Have you ever felt you are being overlooked when trying to share some new ideas, suggest changes and new approaches and generally make the project evolve?

    Some people tend to stick to their comfort zone, where they are perfectly aware of everything that is going on. In such a scenario, they tend to follow the defined template, without paying much attention to any possible alternatives to the existing well-defined routes. This kind of attitude is the last thing you want to be surrounded by.

    What I’m thankful for is having a team which is constantly looking for different ways to make the project better and more stable. Being surrounded by the people who have different opinions than you, and are willing to share their knowledge is a highway to success. When you’re in an environment like this, the rest is only up to you. Take the ride, it’s highly rewarding. :)


    "The day we convince ourselves that there is just one way of delivering software - is the day we stop evolving."

    Let’s get back to the second note for a moment. What happens when we do find a better way to write something and we rewrite our code making it more optimal? We feel amazing. But, is that it? Did we just write the best code possible? Is there even such a thing as “the best code possible”?

    What made us rethink, try and rewrite out existing code in the first place? It is our willingness to try new ways to do things - and this should always be our mindset. Every once in a while, we should spend some time trying to rewrite the existing code. One thing is for sure - when it comes to delivering software, there is never just one way to do it.


    "If you want to bring passion and motivation to a development team, make sure you bring in a few software craftsmen to join them."

    Like in any profession, demotivation might be lurking from any corner. However, that does not necessarily have to have anything to do with our feelings towards the job itself.

    In my opinion, to keep their spirits high, developers need someone who is closer to them in terms of their profession - someone they can relate to. Sandro wrote it perfectly: “The best person to motivate a developer is another developer. A software craftsman. A developer whom other developers can look up to, who can inspire them.”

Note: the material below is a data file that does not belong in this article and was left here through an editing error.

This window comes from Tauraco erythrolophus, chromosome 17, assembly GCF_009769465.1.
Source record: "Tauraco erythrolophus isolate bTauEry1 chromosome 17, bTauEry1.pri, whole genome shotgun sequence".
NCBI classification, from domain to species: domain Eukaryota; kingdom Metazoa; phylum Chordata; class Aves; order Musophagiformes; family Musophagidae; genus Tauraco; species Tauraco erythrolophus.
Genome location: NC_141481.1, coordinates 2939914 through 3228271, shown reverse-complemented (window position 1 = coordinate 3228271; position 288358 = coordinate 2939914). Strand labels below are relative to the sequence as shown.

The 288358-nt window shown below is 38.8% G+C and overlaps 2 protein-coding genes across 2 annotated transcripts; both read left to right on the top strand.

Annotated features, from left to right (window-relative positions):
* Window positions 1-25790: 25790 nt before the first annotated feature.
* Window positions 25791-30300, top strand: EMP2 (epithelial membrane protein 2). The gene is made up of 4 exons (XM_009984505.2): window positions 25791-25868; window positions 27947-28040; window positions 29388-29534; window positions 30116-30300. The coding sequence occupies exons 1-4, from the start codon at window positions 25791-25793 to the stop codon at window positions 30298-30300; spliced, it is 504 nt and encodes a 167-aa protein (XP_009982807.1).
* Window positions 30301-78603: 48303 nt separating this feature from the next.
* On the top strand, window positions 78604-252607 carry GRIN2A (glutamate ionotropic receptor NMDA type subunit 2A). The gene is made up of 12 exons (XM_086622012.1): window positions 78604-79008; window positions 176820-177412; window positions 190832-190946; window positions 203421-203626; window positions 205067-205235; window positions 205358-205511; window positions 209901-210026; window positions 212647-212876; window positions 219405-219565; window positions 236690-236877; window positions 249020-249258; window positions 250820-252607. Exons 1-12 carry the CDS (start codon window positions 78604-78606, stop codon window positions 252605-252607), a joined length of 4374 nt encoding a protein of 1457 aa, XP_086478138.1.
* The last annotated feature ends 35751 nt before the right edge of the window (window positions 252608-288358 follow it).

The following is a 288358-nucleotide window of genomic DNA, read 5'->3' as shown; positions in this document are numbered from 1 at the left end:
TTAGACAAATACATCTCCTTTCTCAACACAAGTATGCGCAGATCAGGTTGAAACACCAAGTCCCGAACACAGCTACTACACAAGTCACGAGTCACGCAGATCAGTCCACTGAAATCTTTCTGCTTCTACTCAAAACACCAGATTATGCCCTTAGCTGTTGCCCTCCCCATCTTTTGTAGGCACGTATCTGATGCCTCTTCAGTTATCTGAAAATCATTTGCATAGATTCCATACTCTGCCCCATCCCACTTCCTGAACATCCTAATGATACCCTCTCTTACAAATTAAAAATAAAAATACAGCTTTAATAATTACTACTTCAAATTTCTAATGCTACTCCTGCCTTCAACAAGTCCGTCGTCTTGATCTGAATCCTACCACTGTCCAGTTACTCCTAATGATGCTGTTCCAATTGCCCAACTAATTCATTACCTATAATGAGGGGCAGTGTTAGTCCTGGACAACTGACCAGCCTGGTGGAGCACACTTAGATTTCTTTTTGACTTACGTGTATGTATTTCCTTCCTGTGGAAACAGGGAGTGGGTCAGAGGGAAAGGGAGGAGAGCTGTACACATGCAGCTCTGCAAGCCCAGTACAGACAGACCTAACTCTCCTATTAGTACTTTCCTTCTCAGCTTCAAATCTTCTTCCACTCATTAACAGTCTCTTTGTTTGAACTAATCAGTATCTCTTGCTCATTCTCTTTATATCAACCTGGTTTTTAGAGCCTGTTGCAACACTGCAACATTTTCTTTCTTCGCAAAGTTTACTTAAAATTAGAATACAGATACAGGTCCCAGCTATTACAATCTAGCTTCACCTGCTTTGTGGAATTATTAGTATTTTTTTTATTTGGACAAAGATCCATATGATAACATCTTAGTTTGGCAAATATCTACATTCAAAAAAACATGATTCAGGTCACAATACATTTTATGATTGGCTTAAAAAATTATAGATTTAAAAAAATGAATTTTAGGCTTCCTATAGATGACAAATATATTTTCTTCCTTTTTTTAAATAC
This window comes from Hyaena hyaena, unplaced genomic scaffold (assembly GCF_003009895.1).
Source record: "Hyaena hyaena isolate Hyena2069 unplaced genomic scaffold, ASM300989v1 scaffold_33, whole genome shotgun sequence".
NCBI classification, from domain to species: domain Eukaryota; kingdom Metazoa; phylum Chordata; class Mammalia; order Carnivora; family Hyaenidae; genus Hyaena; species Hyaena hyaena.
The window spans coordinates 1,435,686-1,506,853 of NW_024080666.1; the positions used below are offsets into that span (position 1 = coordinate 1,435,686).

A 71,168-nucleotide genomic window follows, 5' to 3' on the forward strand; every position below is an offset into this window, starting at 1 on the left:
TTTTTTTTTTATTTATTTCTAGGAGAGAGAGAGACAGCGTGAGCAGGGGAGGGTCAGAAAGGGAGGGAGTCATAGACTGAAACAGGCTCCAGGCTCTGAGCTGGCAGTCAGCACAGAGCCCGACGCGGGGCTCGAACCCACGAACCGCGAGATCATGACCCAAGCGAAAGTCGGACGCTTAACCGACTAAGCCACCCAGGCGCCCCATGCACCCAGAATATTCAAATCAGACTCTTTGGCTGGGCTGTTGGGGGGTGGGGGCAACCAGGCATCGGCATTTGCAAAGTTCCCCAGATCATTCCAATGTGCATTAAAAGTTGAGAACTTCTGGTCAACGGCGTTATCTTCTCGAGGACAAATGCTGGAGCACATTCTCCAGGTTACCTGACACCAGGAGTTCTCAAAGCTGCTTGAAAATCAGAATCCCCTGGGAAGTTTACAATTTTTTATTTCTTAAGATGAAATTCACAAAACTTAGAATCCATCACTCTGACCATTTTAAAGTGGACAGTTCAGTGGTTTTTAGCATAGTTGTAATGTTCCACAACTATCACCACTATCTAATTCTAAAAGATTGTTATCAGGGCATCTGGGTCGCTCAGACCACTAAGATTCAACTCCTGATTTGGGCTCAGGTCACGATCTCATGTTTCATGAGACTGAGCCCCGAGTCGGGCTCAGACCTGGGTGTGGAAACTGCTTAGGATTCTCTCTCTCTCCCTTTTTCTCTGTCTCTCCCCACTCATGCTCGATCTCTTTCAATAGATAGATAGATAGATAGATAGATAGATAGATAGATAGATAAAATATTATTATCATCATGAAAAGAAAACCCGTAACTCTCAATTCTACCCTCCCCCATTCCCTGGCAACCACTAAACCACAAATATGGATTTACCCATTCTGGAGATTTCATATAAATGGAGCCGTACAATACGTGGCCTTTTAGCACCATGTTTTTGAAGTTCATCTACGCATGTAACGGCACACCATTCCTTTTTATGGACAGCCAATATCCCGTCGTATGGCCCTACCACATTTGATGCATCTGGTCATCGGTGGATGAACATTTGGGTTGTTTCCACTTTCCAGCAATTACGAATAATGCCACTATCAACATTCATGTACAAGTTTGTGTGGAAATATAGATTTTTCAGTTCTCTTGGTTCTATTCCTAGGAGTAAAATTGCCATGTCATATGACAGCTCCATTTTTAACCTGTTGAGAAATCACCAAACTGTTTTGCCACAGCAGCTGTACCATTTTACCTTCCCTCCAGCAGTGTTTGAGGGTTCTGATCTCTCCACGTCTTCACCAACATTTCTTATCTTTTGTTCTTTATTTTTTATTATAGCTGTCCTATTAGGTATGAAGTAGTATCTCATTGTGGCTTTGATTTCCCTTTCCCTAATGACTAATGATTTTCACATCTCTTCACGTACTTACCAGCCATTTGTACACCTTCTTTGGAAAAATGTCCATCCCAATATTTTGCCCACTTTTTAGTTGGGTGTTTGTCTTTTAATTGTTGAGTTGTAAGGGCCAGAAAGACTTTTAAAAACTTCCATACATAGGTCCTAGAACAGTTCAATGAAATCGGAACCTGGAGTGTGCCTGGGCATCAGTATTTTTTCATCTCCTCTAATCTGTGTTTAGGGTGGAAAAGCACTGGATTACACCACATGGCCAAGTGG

Back to my story, an experienced developer from my team approached the rest of us, and completely spontaneously started to share his story. He was explaining the significance of the knowledge we are going to gain along the way as well as our contribution to the project. He even went on to share some interesting anecdotes from his career and previous projects. At that moment, he related to us and I’m still thankful that he recognised that this type of talk was just what the team needed. It also made me realise how important it is to have a team player willing to motivate the colleagues he is surrounded with.


    "Software craftsmanship is about professionalism in software development." - It is a journey to mastery.

    What do all these values and approaches bring to us after all? Why should we care so much about spending all that free time improving ourselves if, at the end of the day, it is just a job?

    Well, If I have learned something through my career so far, it is that software development is not just a regular job, but rather a journey full of exciting challenges. It is how we approach those challenges that determine how we are going to deal with them. It is how we deal with the challenges that will drive our motivation towards the ones that are yet to come. It is our motivation that makes us eager to learn new things. And, being eager to learn is what will eventually help us achieve our goals - and finally reach the ‘mastery’, whatever the term represents for us.

    So, cheers to all the great dudes, craftsmen and journey-loving software developers out there! :)

    Vuk Rakovic Software Developer

    Since the day he Googled his first term, Vuk has been curious about everything related to the almighty Internet. This curiosity and enthusiasm led him to become what he is today - a software programmer.